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This is a question about a problem (not homework) from Ed Thorp's book, http://www.edwardothorp.com/sitebuildercontent/sitebuilderfiles/ElementaryProbability.pdf [Broken]. Problem 13 on page 85 outlines a proof that betting systems designed to make an unfavorable game favorable cannot work when there is a maximum bet limit. Problem 14 outlines an even stronger version. Right from the start, I get lost when he talks about the independence of bets:

I know that the

[tex]B_i = \epsilon_i W_i[/tex]

So B

Did I simply misunderstand Thorp's notation, or have am I making a conceptual error?

Elementary Probability said:5.13Failure of the classical gambling systems.A bet in a gambling game is a random variable. Most (but not all) of the standard gambling games consist of repeated independent trials, which means thatthe bets. Further, there is a constantBare independent_{i}Ksuch that |B| <= K for all_{i}i.

I know that the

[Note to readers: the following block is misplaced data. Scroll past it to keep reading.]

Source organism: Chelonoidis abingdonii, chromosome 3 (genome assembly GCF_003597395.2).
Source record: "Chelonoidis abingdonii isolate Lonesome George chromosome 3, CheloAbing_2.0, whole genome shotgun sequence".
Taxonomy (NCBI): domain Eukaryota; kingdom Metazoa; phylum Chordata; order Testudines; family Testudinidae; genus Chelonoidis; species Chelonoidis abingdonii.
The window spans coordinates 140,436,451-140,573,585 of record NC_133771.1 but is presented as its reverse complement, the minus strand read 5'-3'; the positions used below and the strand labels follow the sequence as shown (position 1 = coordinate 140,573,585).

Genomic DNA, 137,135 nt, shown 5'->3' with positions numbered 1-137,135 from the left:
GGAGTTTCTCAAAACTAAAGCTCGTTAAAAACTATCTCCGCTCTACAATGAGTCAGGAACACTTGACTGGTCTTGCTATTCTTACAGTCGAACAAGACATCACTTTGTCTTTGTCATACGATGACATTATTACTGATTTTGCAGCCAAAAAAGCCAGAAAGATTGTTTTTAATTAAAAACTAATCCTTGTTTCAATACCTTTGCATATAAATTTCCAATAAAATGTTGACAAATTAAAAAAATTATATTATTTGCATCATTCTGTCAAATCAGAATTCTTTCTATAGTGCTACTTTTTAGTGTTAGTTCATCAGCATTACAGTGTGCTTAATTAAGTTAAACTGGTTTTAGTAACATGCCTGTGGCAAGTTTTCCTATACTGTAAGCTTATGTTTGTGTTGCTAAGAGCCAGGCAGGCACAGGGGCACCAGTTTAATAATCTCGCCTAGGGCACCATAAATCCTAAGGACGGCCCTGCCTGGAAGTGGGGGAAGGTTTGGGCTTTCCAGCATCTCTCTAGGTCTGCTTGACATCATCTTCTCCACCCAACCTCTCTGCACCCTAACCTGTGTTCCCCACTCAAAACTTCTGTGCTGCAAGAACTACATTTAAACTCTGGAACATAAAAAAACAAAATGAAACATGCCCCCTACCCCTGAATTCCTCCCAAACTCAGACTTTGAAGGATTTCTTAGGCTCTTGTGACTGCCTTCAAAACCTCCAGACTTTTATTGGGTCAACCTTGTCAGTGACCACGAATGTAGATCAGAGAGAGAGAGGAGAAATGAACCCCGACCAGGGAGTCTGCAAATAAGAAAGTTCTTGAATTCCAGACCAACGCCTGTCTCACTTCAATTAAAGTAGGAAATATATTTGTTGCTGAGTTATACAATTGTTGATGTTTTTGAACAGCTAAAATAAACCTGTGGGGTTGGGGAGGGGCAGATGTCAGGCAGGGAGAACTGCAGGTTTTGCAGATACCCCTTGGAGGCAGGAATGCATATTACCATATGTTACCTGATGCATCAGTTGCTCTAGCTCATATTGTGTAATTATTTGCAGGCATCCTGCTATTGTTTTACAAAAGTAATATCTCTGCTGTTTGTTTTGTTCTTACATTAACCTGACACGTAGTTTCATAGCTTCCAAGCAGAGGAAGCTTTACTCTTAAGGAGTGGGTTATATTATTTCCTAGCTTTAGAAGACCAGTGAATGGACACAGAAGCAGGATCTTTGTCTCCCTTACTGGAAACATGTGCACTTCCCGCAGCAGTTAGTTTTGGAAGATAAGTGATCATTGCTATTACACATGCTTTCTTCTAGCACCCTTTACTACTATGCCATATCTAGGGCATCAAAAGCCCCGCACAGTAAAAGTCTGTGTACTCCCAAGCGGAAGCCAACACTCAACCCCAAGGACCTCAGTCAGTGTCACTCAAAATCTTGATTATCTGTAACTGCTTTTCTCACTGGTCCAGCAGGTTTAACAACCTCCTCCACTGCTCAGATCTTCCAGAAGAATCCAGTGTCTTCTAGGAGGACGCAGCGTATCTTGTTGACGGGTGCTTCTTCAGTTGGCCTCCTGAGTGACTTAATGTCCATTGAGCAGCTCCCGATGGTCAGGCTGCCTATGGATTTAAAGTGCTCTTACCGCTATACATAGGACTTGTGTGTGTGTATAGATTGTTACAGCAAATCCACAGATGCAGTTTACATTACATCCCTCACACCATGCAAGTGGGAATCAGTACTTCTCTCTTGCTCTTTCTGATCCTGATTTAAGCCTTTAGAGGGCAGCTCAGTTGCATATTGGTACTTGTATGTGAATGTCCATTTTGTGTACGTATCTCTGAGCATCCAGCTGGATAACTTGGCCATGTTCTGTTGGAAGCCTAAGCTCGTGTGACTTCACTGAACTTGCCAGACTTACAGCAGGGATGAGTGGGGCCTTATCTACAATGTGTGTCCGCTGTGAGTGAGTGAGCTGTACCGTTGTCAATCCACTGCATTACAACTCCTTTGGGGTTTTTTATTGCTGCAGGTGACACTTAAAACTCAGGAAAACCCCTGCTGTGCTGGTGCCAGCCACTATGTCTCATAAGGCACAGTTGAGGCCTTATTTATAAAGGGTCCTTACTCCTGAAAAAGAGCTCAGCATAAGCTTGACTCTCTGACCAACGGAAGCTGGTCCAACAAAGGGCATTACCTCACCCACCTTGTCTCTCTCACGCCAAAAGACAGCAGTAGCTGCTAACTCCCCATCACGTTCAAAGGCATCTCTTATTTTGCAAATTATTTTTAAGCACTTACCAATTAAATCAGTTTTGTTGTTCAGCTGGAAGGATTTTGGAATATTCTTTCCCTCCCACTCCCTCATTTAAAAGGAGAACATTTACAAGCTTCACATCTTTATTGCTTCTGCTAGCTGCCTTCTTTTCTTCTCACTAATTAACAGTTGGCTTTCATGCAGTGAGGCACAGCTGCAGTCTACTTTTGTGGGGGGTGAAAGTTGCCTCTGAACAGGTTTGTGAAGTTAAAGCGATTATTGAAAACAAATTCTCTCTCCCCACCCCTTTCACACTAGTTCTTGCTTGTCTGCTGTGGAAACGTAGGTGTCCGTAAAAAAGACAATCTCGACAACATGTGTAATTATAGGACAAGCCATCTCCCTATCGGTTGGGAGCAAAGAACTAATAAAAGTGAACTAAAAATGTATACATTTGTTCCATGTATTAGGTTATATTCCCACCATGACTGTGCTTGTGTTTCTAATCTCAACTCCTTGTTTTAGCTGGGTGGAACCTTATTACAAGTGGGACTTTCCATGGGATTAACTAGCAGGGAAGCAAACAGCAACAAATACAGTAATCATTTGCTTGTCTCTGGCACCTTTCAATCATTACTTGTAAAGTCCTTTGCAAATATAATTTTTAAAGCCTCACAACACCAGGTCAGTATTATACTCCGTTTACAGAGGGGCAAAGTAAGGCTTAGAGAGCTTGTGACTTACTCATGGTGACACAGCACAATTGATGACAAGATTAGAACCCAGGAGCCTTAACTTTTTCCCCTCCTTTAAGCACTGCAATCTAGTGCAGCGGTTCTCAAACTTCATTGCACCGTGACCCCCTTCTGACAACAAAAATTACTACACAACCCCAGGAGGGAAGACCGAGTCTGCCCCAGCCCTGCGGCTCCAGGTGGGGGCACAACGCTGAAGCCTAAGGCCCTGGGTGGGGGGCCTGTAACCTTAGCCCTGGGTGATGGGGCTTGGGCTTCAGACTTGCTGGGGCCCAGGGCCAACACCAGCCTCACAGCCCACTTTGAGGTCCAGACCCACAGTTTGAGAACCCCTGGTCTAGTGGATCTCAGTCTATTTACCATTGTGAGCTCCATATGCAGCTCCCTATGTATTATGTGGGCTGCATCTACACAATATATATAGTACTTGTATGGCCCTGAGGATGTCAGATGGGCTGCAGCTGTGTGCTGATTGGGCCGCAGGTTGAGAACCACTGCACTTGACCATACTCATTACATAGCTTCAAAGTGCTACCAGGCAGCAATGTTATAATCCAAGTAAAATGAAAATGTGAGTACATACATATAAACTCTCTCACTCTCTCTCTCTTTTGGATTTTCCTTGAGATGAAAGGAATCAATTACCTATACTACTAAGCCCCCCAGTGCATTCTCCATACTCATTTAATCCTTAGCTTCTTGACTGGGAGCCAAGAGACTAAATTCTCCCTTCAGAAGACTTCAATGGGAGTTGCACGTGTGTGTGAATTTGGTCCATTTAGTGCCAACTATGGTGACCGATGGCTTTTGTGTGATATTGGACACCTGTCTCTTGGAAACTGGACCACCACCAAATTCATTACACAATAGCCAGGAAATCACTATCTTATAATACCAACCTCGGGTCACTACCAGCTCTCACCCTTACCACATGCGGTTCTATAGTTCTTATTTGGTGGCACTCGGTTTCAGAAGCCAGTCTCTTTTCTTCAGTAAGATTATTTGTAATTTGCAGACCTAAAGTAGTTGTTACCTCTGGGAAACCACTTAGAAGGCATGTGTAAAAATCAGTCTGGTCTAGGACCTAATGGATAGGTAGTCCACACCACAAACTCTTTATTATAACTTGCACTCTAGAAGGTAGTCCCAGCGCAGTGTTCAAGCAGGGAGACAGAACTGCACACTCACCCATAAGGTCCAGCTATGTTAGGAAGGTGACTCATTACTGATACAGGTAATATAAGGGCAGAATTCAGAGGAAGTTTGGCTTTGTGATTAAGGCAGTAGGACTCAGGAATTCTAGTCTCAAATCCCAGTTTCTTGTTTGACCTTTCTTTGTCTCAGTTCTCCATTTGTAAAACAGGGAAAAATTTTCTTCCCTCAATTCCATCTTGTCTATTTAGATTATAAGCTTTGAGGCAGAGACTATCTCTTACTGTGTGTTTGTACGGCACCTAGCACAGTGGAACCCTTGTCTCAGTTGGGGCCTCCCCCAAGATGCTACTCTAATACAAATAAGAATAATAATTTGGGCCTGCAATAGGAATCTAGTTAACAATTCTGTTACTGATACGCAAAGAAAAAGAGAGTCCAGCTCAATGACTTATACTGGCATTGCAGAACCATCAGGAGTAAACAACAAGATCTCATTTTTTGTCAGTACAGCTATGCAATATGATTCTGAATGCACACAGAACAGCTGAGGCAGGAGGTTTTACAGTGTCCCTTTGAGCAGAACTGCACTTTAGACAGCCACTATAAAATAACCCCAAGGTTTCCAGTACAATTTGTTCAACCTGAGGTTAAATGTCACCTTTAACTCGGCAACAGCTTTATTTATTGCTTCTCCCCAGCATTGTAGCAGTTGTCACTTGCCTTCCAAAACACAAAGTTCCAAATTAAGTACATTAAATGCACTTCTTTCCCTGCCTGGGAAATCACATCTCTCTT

*outcomes*, win or lose, are assumed to be independent for the game in question (betting on red at roulette, for example). But the*bet size*for a given trial generally depends on the outcomes of the earlier trials: that is the whole idea of a money management system. So if [tex]\epsilon_i[/tex], which takes on values of +1 or -1, is the random variable representing the outcome on the i^{th}trial, and [tex]W_i(\epsilon_1, ...,\epsilon_{i-1})[/tex] is the amount wagered on that trial, then in Thorp's notation the random variable for the bet is[tex]B_i = \epsilon_i W_i[/tex]

So B

_{i}and B_{j}are not usually independent. In the special case that the probability of success for each trial is 1/2, the covariance of B_{i}and B_{j}would be zero, but we are interested only in games where the expected value is negative for each trial.Did I simply misunderstand Thorp's notation, or have am I making a conceptual error?

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